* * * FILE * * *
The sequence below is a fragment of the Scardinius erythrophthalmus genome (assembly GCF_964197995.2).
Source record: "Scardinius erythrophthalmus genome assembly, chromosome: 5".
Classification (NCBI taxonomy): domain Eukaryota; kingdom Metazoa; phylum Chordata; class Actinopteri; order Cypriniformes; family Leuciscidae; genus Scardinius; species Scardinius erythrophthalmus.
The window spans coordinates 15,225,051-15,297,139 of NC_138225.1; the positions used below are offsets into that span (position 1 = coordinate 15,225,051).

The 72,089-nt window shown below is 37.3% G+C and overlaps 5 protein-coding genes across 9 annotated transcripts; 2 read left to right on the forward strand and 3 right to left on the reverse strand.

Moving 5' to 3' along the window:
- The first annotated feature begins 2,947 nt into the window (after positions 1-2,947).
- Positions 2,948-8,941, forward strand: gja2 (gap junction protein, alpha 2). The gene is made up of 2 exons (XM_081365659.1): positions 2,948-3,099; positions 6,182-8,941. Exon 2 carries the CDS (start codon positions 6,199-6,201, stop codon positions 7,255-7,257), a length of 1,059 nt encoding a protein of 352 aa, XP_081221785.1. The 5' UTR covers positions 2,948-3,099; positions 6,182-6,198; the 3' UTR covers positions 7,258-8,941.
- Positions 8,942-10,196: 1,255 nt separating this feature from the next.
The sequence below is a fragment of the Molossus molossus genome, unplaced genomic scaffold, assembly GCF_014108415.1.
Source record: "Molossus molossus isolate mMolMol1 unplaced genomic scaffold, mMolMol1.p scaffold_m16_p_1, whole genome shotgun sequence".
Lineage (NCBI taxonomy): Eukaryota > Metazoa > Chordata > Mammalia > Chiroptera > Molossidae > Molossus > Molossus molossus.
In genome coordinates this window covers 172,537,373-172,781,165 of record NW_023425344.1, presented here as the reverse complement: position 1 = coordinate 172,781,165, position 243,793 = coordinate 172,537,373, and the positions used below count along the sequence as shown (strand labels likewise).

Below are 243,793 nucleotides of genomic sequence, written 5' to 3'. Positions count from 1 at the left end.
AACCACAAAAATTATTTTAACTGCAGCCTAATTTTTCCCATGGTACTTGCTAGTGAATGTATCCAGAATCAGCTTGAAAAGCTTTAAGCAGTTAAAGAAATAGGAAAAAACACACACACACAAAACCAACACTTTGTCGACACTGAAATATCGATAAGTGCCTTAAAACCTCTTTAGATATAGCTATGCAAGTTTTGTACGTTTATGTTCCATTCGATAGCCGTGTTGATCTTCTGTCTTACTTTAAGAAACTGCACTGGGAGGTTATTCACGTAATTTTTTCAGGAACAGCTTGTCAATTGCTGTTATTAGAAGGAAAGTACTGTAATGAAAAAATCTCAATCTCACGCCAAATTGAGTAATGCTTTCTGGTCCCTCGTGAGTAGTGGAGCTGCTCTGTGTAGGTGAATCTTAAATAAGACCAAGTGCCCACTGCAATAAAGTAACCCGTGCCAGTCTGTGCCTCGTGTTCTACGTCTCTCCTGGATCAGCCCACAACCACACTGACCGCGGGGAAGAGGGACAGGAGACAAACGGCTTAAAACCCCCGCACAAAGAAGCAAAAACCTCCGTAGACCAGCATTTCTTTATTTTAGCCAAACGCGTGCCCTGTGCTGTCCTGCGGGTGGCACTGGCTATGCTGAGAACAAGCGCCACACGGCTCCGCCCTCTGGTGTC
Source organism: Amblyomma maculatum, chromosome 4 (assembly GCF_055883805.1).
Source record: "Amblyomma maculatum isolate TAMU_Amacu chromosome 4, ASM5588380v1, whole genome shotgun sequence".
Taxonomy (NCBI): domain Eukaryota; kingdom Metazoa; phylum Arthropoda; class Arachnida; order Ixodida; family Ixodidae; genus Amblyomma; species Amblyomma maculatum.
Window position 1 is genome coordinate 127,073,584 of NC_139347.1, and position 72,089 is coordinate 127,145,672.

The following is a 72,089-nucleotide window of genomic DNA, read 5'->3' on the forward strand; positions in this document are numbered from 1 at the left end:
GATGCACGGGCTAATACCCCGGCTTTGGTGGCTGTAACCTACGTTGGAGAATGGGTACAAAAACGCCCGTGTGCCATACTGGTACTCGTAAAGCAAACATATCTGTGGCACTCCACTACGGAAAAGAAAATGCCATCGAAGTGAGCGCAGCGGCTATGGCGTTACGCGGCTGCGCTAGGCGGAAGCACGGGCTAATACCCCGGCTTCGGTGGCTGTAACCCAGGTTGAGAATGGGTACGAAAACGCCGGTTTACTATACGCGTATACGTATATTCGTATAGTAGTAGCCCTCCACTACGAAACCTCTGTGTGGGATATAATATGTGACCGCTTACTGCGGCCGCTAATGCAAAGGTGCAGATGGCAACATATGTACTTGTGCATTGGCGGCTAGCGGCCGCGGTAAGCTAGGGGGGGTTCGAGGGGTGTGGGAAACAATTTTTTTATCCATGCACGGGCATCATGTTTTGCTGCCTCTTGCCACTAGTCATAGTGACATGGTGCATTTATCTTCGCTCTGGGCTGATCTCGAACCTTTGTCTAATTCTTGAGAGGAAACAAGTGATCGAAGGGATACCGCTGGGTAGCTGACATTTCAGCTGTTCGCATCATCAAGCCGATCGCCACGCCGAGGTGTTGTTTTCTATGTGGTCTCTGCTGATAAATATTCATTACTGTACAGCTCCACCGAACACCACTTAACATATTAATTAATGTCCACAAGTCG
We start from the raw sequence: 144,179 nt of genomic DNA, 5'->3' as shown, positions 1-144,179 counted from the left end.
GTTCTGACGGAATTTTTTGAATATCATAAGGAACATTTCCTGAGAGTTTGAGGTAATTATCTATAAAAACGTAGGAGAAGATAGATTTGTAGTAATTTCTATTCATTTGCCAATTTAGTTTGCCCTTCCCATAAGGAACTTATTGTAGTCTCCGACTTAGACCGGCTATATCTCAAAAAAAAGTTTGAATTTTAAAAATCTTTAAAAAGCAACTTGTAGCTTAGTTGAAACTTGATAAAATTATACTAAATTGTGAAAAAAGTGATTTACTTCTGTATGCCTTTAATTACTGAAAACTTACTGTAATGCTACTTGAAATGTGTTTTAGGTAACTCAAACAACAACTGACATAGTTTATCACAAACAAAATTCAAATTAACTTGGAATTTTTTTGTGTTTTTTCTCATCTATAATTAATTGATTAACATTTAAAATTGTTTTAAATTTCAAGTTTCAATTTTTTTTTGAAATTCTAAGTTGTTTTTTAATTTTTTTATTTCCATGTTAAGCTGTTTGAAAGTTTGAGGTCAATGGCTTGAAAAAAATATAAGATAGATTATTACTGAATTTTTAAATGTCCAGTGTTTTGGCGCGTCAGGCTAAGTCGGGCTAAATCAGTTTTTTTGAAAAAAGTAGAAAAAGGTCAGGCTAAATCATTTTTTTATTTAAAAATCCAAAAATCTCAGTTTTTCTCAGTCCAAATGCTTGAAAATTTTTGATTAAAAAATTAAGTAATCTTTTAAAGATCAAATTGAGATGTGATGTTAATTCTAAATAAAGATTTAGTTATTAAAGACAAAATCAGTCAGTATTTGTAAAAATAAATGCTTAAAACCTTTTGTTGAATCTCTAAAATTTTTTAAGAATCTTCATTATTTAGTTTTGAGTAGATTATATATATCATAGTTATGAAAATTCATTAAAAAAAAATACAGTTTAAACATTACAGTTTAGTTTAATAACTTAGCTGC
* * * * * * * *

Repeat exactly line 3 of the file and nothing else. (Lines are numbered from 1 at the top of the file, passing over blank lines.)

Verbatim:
Classification (NCBI taxonomy): domain Eukaryota; kingdom Metazoa; phylum Chordata; class Actinopteri; order Cypriniformes; family Leuciscidae; genus Scardinius; species Scardinius erythrophthalmus.